Tag Archives: traveling

My first weekend in Hood River! – The first day

Standard
My first weekend in Hood River!  –  The first day

Saturday, 21-June-2015

I can’t believe it… Today should be full of crashing drums and explosions and fortuitous portent.

Instead, I was up just like any other day… maybe a little more tired, thanks to how late we stayed up the night before. But overall? The same as any other day of the road trip.

But today’s the last day that I’m traveling. The last day that I’ll be living out of my highly organized car; the last day that I’ll know exactly where everything is, and the last day that I’ll be sleeping on a tiny sleeping pad, unable to turn over without carefully adjusting myself to stay on the comfy part.

So we left Wyeth campground earlier than we expected, but later than I’d hoped that we’d leave. I’d been loosing my “wake up early” rhythm, thanks to later nights and conversation (not a bad thing), but I’d still kind of hoped to get moving super early, to maximize the time I had with Mike and Liz before they had to head back on the road toward California.

We hung out. Chatted as we packed up camp, then chatted and joked around while sitting at Yelp’s favorite Hood River diner. Bette’s place, if I remember right, and it was definitely a good “Stick to your ribs, huge portions, delicious down home cooking” style diner. We got a cinnamon bun at the end – literally a bun the size of a normal dinner plate. We could barely make a dent in it, after our main meals… and that’s with us all being ravenous after a night of music and drinking.

But it’s still sort of early, and Mike and Liz don’t seem to be in a rush… exploration time! Checking out the breweries quick; just a walk-by really, just to get an idea of the area.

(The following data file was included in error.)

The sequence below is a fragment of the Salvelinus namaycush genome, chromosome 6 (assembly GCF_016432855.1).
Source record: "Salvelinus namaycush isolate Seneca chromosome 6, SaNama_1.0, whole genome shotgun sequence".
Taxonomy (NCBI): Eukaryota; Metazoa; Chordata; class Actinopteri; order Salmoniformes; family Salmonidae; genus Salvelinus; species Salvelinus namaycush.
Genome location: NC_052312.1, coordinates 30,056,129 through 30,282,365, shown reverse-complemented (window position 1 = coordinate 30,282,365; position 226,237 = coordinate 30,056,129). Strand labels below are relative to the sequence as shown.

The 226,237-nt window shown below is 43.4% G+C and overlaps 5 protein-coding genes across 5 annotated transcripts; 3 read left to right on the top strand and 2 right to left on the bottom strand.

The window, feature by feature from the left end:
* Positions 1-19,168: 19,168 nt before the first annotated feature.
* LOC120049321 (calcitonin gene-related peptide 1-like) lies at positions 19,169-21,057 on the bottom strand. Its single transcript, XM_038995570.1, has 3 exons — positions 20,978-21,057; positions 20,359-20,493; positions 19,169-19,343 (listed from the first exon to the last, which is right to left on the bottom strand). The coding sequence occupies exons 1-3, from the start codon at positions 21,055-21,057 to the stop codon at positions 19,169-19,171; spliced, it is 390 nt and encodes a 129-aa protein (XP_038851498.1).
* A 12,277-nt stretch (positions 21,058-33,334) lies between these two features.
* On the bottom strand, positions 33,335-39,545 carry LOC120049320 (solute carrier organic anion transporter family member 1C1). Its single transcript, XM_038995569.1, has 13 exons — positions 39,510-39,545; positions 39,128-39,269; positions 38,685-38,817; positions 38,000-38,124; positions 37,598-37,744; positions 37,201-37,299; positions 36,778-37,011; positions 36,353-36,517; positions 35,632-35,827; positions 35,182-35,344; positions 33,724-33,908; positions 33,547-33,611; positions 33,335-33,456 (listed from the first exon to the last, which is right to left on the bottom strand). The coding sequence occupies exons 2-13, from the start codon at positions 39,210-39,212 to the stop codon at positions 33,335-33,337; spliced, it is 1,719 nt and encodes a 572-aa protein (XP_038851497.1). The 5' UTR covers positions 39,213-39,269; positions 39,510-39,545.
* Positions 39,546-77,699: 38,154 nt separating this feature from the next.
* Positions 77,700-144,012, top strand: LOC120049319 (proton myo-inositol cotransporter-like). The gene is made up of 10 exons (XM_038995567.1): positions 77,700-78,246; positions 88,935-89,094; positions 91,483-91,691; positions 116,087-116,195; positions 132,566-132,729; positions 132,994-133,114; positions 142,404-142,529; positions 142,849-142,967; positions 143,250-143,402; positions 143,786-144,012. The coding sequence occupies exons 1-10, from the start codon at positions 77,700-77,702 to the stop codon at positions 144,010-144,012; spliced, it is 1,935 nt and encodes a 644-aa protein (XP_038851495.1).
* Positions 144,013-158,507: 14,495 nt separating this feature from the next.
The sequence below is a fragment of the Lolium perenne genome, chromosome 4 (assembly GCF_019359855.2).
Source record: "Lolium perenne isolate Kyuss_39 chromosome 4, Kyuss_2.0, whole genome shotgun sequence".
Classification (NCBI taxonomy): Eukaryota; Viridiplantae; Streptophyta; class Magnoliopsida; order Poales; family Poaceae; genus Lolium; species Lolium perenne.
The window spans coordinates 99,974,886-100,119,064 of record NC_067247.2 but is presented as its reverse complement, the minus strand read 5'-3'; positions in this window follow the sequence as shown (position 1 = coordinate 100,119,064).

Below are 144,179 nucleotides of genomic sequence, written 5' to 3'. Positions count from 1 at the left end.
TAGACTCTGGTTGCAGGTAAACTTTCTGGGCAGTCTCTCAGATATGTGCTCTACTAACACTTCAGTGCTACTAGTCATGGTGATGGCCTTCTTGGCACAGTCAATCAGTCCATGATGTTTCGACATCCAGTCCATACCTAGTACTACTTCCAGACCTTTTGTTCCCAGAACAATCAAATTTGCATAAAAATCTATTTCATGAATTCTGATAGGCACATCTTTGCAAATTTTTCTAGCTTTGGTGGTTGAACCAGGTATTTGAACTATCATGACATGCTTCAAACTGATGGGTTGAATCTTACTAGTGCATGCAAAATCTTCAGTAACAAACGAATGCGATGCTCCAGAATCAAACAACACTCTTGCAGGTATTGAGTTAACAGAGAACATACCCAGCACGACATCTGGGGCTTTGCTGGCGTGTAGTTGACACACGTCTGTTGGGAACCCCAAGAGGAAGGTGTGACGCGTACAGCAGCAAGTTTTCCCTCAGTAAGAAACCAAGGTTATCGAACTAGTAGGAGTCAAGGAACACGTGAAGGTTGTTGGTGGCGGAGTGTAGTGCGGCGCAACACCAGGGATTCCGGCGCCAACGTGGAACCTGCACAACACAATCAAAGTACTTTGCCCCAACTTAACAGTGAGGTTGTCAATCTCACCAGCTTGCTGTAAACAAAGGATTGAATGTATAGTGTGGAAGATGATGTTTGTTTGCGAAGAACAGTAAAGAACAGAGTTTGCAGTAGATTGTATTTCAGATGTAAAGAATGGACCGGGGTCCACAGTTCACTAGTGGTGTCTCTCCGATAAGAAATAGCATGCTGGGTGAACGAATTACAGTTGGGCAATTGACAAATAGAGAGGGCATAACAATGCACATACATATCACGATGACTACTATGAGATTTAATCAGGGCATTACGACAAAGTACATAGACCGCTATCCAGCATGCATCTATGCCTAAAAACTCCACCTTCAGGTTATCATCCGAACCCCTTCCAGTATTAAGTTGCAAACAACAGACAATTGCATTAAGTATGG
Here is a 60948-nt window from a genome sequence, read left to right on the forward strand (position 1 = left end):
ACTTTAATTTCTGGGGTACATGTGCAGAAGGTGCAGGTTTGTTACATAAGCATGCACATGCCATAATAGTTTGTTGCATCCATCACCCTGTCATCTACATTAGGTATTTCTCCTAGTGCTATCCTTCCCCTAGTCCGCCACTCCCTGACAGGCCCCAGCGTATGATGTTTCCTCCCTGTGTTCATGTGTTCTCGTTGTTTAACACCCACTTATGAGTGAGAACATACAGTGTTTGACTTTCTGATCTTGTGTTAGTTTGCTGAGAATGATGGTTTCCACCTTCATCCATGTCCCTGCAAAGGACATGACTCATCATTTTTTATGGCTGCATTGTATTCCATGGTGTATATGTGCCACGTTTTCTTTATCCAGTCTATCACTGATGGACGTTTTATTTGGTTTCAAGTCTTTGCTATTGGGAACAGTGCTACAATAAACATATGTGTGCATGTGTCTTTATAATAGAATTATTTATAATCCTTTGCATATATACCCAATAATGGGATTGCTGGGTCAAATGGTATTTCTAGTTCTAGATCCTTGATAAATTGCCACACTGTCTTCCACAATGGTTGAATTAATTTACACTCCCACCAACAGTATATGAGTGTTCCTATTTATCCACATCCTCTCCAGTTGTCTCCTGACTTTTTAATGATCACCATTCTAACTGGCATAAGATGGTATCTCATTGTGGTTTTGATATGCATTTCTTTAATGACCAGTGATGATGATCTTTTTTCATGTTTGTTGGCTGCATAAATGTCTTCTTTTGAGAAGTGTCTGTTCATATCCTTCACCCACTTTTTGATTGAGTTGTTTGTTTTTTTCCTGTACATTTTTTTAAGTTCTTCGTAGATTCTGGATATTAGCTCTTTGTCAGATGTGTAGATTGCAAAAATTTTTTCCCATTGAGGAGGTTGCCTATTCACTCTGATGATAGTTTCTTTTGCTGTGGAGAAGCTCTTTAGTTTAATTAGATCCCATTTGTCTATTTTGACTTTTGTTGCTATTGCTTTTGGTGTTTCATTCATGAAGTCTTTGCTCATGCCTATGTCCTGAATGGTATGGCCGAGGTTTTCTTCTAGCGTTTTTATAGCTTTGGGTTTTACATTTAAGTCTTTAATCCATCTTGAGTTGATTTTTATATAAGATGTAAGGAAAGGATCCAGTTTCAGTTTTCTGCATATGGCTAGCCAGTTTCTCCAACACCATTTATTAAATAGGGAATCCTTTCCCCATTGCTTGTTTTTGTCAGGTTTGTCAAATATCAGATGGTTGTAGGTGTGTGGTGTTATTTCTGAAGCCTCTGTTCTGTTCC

Then the game shop – and ohh man does this town have a game store. D&D, Dragonlance, RC drones, board games… seriously, this place has it all. And right next door is a low-key book shop, and next to that are a few cool coffee bars… Man, Hood River is everything that I enjoyed about Cambridge! I mean, I’m sure it’ll be kinda bad in the winter, but for now… I think I’ll enjoy it here.

With Mike and Liz back on the road, I keep wandering around town, waiting for the call from my Airbnb host saying that they’re ready for me to pop by.

I’m new to the town, to the state, hell even to the general geographic area. So I enjoyed the chance to just… wander. People watching, and exploring small shops, is my favorite way to get to know an area. Seeing what’s expensive, seeing what’s available and what’s not… all the little things that affect how people live their lives. It’s neat – especially in new areas and cultures. Which, let’s be honest, the Pacific Northwest is definitely a different culture than New England.

A few calls home, and a few real-estate agent visits later, I get the call from the Airbnb folks that everythings set. So I head over to meet and greet and see where I’ll be living for two weeks while I look for a new home.

And it’s beautiful! The hosts are lovely – a married retired couple, who rent out the spare apartment / room in their gorgeous house. It’s actually a renovated church, and the apartment that I’m renting is a solid quarter of the floor space. Two bathrooms, a bedroom, and two sitting rooms.

Unpacking takes longer than I expected – much longer, if we’re being honest. But it happens, and I slowly decompress my life out from the convertible that it’d been jammed into, and into an actual house.

Then I relax, walk up the hill that Hood River is perched on, eat dinner, and watch the sunset over my new town.

Notes on Venezuela

Standard

Notes from Venezuela:

 

  • Venezuelans are born lucky. They must be to survive driving the way they do.
  • Gol Varig is an awesome airline: they gave me a Sandwich! For free! Without me asking!
  • Not many people seem to actually like Chavez
  • The whole socialism thing is really strange when you think about it from a capitalist standpoint… just so many things are different. Upside? Free parties, sandwiches and beers. Downside? Enforced minimum lease terms of three years, and massive sanctions for “the rich”, as defined as… whatever they feel like?
  • Strange side of Socialism: since the government owns everything, they can do whatever they want with it. Example: Some of the hotels in La Guira were closed and turned into refugee apartments after a natural disaster in the interior. I honestly don’t know how I feel about that, since my capitalist side is saying that it cost them a ton in tourism (directly and indirectly), but my “help the world” side is saying that our country should be able to help our citizens that way.
  • Salsa dancing is FUN! Especially when you’re being taught by a Venezuelan girl 😀